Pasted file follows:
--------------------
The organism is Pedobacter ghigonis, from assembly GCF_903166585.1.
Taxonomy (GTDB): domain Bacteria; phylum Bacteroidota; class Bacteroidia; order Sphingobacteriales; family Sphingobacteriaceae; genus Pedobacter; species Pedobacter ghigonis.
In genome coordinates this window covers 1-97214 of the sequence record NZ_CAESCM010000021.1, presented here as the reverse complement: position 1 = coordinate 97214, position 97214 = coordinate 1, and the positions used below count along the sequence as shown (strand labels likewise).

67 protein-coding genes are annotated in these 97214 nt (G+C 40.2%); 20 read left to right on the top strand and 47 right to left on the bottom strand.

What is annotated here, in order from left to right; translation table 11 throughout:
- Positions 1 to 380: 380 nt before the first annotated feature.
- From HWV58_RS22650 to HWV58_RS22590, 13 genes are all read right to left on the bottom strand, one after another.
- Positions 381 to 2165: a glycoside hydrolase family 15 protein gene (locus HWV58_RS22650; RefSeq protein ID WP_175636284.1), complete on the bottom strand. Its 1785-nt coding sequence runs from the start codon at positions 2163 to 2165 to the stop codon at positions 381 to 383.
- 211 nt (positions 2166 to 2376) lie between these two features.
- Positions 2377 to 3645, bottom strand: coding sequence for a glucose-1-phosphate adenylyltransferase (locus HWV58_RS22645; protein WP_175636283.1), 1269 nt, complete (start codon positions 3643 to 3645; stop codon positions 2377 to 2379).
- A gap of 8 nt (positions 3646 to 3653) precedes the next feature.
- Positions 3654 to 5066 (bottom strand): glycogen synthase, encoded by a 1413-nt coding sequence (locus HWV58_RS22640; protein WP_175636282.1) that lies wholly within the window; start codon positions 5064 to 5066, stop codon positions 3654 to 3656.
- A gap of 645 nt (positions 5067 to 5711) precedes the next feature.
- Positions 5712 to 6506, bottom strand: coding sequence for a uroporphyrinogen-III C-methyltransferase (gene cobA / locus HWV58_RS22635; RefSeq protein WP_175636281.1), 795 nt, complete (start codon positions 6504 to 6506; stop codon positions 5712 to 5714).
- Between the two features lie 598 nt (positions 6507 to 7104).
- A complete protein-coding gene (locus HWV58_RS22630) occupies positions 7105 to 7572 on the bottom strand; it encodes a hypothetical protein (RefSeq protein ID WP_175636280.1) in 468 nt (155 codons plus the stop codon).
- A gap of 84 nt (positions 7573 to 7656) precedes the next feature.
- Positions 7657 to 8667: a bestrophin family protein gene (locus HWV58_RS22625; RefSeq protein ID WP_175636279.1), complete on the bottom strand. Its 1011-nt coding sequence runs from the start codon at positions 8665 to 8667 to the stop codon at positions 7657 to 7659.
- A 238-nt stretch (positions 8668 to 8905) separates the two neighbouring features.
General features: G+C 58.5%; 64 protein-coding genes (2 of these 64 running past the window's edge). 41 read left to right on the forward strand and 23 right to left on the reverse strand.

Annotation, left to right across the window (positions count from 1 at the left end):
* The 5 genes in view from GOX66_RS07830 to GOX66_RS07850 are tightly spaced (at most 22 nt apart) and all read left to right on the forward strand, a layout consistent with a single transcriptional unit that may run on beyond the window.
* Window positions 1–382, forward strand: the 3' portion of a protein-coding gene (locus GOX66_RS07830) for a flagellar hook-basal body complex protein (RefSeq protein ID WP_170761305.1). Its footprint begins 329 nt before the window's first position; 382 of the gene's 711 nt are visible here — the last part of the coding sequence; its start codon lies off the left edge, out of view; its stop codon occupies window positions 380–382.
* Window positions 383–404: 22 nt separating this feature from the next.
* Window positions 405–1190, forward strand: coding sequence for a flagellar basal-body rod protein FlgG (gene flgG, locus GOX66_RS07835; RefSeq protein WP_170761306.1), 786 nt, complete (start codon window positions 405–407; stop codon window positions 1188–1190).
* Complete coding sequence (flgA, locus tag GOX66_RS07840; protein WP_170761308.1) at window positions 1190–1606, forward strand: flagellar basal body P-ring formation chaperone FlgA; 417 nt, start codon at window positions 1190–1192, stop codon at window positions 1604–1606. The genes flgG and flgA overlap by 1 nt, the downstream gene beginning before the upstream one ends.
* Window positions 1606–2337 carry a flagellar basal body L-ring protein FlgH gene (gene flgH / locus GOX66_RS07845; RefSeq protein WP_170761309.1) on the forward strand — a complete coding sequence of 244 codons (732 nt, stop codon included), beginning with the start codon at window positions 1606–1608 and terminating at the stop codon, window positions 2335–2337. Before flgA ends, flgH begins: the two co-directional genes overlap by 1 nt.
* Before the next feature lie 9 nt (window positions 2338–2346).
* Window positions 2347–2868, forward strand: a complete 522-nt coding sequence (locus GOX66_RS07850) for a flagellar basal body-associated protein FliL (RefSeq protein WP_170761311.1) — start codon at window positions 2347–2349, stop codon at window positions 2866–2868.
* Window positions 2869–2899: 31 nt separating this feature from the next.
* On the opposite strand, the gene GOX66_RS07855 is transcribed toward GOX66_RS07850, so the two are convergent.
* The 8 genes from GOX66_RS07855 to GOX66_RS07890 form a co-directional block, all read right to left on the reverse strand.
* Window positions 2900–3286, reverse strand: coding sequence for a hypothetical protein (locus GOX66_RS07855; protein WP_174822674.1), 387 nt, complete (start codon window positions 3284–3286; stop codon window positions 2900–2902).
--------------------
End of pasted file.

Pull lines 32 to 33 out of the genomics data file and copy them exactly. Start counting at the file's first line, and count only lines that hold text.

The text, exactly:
* The 8 genes from GOX66_RS07855 to GOX66_RS07890 form a co-directional block, all read right to left on the reverse strand.
* Window positions 2900–3286, reverse strand: coding sequence for a hypothetical protein (locus GOX66_RS07855; protein WP_174822674.1), 387 nt, complete (start codon window positions 3284–3286; stop codon window positions 2900–2902).